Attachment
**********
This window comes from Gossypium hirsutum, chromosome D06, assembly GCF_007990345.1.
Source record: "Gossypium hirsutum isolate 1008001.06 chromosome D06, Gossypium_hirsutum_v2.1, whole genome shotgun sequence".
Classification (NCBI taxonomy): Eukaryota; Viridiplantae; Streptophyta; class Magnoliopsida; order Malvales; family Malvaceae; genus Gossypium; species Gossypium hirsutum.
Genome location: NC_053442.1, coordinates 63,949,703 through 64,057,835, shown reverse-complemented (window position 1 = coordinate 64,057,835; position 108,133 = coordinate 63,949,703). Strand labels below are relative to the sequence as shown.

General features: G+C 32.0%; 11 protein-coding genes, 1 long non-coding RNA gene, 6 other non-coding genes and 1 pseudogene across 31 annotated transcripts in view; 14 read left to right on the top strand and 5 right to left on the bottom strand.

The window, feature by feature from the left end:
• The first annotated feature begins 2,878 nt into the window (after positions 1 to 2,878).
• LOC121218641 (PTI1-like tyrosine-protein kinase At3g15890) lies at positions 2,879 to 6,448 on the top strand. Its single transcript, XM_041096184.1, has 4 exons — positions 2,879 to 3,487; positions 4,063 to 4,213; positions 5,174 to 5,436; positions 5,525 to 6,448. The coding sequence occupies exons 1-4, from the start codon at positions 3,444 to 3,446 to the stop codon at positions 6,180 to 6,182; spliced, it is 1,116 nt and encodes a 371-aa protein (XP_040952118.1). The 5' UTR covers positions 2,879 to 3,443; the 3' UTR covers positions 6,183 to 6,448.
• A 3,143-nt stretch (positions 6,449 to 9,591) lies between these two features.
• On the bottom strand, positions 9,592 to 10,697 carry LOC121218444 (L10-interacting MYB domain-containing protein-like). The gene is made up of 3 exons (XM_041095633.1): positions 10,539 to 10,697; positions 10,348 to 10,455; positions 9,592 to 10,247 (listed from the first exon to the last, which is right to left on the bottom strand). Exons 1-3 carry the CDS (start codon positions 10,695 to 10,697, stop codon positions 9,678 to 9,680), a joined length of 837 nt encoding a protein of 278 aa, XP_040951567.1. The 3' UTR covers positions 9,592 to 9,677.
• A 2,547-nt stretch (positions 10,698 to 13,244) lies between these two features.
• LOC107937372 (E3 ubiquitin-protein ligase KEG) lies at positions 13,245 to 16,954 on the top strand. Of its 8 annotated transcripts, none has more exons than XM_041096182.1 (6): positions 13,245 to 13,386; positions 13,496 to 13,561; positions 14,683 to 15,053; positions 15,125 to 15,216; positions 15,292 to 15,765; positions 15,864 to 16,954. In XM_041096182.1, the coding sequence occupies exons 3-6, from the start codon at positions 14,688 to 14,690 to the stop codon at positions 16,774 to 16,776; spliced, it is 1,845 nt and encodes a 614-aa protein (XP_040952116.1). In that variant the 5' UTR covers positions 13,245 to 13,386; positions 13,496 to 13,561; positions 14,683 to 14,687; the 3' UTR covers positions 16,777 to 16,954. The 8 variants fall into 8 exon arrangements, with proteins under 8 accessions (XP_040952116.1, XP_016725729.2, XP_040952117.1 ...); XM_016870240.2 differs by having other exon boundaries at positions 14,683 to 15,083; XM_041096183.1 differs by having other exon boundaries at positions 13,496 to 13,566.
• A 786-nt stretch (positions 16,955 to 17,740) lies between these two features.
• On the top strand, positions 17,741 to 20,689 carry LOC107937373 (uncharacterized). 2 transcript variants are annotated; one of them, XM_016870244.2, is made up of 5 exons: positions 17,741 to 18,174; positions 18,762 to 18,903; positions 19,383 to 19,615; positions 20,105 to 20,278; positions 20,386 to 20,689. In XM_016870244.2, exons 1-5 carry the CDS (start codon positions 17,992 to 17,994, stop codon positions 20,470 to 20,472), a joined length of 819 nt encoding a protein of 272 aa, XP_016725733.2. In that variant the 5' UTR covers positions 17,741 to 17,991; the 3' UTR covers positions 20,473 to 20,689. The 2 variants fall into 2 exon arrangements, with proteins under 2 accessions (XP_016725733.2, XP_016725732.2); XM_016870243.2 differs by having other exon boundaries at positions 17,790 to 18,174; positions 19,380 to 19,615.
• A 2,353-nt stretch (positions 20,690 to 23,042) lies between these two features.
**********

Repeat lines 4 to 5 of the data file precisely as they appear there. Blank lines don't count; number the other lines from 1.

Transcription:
Genome location: NC_053442.1, coordinates 63,949,703 through 64,057,835, shown reverse-complemented (window position 1 = coordinate 64,057,835; position 108,133 = coordinate 63,949,703). Strand labels below are relative to the sequence as shown.

General features: G+C 32.0%; 11 protein-coding genes, 1 long non-coding RNA gene, 6 other non-coding genes and 1 pseudogene across 31 annotated transcripts in view; 14 read left to right on the top strand and 5 right to left on the bottom strand.